back with
    comments about either Simon Wesley or Peter White treating this as a purely
    psychiatric disorder and not as a multi-system complex disorder. There's a
    that in working with the UK, we are adopting that this is a purely
    psychiatric disorder.

    This is a big patient perception issue with the CDC. It's not what you're
    actually doing;
    it's what we perceive that you're doing. You need to really place an
    emphasis on how
    you want the patient community to view what the CDC is doing.

    Japan is doing such remarkable research, I would hope that whatever you do,
    you pull
    the Japanese in. I love what they call it: burnout syndrome. Their whole
    concept is that
    you do too much and get sick, not as the US tends to think, that we're
    malingerers. I
    just want to ask you so it's on the record out there for everyone-what is
    the CDC's take
    on this? Do you see it as a purely psychiatric illness?

    Dr. Reeves: Of course it is not. One of the very first things that I
    highlighted out of the
    stakeholder meeting is that communication has not been optimal. Peter White,
    psychiatrist that we work with at Emory, does not look upon CFS as a
    illness. What they are extremely interested in at Emory are the neurologic
    and brain
    pathways that mediate this. That is one of the things that Peter White
    really added to
    the peer review-he is an expert on autonomic nervous system function. The
    fact that
    certain investigators have a reputation in a certain component of the
    community for
    thinking that CFS is all in the patient's head is a result of the CDC's
    problems with

    (TK: I believe most people would question why a major body like the CDC, if
    it needed a person who was an expert in the autonomic nervous system for a
    peer review, would bring in Peter White to do it! And regarding the last
    sentence, people like Peter White have a "reputation" for what they say and
    do - it's not simply because people picked them up incorrectly)


    Dr Bill Reeves: "The collaboration with Peter White is largely because Peter
    White came to us when the
    national health service in the UK was trying to design its program and
    recommendations about what the health service in the UK should do. We've
    with them as far as our ideas and our expertise, and we collaborate with Dr.
    White on
    the PACE trial. He's an unusually intelligent individual-you've read some of
    comments on some of our articles-whom we enjoy sparring with. He is an
    expert on
    autonomic nervous system function and he's highly instrumental in all of the
    both with patients with the government and with physicians, in trying to put
    given the current state of knowledge, a national program."

    --Another quote--

    "Dr. Miller (from the CDC): I think that my goal in terms of intervention is
    that we get to a point
    sometime during the five-year plan where we're ready with the defined study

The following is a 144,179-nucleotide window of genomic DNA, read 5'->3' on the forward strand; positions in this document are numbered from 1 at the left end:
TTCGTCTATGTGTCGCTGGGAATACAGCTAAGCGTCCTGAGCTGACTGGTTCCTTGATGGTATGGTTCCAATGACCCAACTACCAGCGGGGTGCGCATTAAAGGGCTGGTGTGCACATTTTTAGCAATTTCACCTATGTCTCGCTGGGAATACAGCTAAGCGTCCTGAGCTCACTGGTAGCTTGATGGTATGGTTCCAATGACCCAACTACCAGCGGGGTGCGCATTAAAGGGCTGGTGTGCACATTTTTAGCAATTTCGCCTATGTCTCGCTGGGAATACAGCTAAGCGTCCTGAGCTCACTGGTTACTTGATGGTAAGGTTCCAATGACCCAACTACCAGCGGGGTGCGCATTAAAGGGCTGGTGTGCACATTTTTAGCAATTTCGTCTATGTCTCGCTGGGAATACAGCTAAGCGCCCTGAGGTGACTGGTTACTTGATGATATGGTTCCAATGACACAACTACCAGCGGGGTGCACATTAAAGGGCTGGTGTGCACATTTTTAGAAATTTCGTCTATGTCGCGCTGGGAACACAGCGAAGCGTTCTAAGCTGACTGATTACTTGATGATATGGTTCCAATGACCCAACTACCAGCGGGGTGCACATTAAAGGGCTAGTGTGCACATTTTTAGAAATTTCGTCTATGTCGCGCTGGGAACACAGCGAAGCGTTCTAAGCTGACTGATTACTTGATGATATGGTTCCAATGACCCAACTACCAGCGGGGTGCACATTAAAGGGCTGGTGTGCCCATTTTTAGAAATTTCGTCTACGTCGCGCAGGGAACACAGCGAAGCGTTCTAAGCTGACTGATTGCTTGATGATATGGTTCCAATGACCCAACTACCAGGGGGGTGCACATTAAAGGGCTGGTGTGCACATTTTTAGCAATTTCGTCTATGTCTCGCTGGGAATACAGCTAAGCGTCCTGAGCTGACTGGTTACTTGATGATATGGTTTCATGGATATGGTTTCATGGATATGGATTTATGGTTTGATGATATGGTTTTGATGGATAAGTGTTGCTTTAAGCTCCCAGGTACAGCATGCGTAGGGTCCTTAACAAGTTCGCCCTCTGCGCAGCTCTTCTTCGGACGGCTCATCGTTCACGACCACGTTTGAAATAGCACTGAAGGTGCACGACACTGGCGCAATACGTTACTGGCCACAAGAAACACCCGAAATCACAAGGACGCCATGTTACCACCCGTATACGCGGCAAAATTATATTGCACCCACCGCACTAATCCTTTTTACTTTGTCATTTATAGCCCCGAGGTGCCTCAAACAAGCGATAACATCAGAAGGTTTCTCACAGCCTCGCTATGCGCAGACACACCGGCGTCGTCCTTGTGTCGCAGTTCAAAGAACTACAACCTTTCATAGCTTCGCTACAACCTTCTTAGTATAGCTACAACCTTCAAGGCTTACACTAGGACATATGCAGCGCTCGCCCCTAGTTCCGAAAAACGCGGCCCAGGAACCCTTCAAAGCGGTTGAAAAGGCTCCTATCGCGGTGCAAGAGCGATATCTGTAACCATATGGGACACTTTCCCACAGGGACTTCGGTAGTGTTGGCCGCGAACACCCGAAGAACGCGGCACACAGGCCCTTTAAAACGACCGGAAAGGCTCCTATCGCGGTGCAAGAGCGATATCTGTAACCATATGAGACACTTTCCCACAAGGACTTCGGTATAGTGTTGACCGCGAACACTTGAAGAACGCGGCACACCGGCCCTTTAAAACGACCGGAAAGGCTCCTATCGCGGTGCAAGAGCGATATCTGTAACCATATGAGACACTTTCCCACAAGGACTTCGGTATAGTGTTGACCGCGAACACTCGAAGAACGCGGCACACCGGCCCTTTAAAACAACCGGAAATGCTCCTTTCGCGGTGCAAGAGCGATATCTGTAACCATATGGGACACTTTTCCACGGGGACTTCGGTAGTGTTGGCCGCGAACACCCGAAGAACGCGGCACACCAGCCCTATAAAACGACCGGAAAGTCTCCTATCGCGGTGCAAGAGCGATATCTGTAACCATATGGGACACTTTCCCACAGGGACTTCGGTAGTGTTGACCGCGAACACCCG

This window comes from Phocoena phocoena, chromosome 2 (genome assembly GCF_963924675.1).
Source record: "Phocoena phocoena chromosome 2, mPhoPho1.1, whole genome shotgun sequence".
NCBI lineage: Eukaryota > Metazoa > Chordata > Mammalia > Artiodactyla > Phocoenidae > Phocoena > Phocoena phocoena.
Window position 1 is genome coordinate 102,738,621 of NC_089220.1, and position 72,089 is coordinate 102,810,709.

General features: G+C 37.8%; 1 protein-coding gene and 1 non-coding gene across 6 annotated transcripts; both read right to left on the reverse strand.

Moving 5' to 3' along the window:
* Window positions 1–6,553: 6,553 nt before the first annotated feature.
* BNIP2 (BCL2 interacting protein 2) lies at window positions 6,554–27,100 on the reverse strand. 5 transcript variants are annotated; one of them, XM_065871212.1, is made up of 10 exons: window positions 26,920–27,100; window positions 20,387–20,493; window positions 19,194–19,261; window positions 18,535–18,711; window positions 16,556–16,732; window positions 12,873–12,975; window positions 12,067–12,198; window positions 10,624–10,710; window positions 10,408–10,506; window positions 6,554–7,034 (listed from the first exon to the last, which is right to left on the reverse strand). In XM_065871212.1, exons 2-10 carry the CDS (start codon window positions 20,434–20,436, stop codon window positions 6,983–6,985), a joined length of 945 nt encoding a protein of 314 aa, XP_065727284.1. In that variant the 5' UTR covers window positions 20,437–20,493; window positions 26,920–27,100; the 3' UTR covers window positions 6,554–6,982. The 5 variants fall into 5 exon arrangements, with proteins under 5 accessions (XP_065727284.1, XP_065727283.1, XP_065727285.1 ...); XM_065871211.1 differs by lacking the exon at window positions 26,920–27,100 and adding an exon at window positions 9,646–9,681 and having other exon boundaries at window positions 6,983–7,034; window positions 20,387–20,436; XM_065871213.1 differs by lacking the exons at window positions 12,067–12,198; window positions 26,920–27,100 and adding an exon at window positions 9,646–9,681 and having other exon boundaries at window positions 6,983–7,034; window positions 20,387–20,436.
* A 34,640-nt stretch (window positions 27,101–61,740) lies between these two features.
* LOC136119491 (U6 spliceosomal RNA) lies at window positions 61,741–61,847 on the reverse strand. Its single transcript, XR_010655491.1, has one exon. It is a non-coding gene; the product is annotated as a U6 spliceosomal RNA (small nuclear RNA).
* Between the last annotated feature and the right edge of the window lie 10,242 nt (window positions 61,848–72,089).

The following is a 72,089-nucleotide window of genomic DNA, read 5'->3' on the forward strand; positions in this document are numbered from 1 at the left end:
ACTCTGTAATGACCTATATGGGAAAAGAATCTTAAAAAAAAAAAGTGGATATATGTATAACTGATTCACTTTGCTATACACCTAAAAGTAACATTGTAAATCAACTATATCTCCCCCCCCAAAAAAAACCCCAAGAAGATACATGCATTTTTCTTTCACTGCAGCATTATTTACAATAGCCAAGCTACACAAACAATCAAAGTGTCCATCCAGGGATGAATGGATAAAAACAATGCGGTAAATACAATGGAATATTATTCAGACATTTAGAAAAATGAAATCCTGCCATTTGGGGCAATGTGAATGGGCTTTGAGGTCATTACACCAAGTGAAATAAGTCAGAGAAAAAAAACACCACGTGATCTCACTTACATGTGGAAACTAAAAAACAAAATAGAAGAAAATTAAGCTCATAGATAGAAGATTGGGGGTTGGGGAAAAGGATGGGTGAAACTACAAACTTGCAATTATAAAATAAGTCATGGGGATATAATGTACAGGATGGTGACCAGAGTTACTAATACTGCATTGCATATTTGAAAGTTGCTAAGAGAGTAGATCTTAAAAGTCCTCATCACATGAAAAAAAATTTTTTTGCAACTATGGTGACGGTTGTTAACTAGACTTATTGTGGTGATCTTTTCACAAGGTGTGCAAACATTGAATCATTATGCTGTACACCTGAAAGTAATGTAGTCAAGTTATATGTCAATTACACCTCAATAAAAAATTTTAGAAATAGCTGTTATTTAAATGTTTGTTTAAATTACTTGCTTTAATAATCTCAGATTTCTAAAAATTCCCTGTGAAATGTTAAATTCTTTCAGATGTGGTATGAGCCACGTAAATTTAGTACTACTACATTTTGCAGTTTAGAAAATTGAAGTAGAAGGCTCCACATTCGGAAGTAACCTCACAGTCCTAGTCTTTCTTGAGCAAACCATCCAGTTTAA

we implement some intervention that shows promise, and we're to measure the
    of that intervention.

    Dr. Reeves: We talked about a collaboration with Mayo on a CBT/GEBM
    That's two years out, maybe more."
  2. Spinetti

    Spinetti New Member

    In regards to CBT, again, Reeves is mixing up apples and oranges – and he probably well knows it. You ask him about a rotten apple, and he shows you a shiny fresh orange.

    Traditional cognitive behavioral therapy has been shown to be of value in helping people cope with physical illness and injury. It never claims to be a substitute for medical treatment.

    In the case of ME/CFS (Canadian definition - CFS is now meaningless thanks to the CDC), appropriate CBT would involve learning how to cope with a serious chronic physical disease, which is widely disbelieved and dismissed as psychological. Techniques, such as pacing, that have been shown to be effective and can cause no harm, would be stressed.

    The therapist or counsellor would emphasize the physical nature of the disease and confirm it is not the patient, or his/her "illness beliefs," that is at fault.

    UK-style CBT/GET is a different kettle of fish entirely. It is offered in lieu of appropriate medical treatment and places the burden on the patient to correct his/her thinking that ME/CFS is primarily a physical problem.

    It encourages patients to embark on an exercise program which is likely to make them sicker.

    I doubt very much if Dr. Reeves would have accepted UK-style CBT is place of surgery for his torn tendon.

    [This Message was Edited on 10/03/2009]
  3. sascha

    sascha Member

    thank you very much. is Reeves softening his rhetoric, trying to portray himself as a kinder, gentler controller of CDC research on cfids?? so he is listening to criticism from PWCs, it seems to some extent. at least in terms of defending himself

    he, and Wesseley (sp?) in England, do need to incorporate actual physiological findings from people like Cheney and Montoya,and i know there are others. we need an inclusive approach to uncovering all the dynamics at work here, is my opinion.

    again, thank you so much for what you contribute to the dialogue- Sascha

  4. QuayMan